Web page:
(Medical Xpress) — Fully mature liver cells from laboratory mice have been transformed directly into functional neurons by researchers at the Stanford University School of Medicine. The switch was accomplished with the introduction of just three genes and did not require the cells to first enter a pluripotent state. It is the first time that cells have been shown to leapfrog from one fundamentally different tissue type to another.
The accomplishment extends previous research by the same group, which showed in 2009 that it is possible to directly transform mouse fibroblasts, or skin cells, into neurons.
“These liver cells unambiguously cross tissue-type boundaries to become fully functional neural cells,” said Marius Wernig, MD, PhD assistant professor of pathology and a member of Stanford’s Institute for Stem Cell Biology and Regenerative Medicine. “Even more surprising, these cells also simultaneously silence their liver-gene expression profile. They are not hybrids; they are completely switching their identities.”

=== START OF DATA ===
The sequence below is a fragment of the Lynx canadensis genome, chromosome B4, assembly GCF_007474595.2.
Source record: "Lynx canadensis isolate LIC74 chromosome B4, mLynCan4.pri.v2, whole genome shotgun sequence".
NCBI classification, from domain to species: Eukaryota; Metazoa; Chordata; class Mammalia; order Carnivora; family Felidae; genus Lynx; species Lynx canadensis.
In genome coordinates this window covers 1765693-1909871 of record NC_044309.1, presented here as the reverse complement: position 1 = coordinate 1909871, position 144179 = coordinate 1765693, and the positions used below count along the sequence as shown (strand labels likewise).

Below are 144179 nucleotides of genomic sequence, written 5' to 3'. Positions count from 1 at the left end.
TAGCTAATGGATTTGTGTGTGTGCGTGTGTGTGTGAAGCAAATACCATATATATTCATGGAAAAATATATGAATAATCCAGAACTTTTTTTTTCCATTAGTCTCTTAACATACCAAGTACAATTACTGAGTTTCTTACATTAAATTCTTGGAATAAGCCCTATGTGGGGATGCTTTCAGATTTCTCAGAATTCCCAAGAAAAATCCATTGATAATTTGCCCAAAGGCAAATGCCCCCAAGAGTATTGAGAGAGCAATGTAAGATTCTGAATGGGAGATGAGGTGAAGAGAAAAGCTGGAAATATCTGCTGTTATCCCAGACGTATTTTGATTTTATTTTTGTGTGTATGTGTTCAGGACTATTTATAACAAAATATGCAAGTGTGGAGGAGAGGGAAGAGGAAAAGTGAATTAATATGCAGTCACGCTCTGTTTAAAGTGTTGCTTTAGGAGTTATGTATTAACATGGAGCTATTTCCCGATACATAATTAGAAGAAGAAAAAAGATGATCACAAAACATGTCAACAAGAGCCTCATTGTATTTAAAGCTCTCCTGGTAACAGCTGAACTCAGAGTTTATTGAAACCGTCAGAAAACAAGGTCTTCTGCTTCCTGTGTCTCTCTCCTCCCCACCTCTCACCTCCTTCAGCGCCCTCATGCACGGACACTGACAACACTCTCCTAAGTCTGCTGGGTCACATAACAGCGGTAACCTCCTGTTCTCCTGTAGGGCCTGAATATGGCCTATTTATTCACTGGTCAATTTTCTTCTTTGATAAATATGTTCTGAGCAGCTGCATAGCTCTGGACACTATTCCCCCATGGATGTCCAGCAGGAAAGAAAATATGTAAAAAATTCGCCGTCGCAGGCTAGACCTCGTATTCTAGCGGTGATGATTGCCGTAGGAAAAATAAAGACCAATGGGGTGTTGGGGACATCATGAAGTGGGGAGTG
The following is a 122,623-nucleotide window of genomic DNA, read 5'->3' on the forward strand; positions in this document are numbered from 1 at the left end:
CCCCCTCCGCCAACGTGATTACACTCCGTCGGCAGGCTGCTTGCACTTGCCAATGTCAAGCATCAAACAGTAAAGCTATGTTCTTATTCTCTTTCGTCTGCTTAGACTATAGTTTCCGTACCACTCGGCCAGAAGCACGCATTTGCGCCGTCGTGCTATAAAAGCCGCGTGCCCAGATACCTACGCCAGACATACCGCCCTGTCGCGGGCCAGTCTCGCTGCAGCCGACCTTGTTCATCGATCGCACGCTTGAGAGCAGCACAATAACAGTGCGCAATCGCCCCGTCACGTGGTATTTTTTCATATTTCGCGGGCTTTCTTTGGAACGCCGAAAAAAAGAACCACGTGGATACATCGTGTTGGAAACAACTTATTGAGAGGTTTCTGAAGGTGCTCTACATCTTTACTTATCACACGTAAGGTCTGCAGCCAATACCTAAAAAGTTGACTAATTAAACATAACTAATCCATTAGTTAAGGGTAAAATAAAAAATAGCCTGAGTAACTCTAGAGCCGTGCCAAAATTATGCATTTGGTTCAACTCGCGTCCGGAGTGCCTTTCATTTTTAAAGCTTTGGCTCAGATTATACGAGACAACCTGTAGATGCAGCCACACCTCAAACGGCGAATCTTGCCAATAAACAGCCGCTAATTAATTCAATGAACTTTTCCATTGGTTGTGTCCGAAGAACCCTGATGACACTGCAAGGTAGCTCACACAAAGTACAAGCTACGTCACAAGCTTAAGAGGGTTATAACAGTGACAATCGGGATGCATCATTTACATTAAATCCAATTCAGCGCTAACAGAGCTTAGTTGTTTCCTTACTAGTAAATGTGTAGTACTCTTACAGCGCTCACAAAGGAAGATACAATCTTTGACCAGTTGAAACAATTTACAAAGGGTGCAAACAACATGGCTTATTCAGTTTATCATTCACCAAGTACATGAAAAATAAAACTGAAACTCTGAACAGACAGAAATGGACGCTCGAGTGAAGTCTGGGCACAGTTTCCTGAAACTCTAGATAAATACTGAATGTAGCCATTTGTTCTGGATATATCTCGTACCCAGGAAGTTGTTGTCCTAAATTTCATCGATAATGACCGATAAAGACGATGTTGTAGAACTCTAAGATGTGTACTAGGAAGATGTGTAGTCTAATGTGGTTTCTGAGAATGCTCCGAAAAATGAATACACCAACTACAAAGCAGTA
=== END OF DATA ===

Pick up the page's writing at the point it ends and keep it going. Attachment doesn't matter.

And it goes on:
The cells make the change without first becoming a pluripotent type of stem cell — a step long thought to be required for cells to acquire new identities.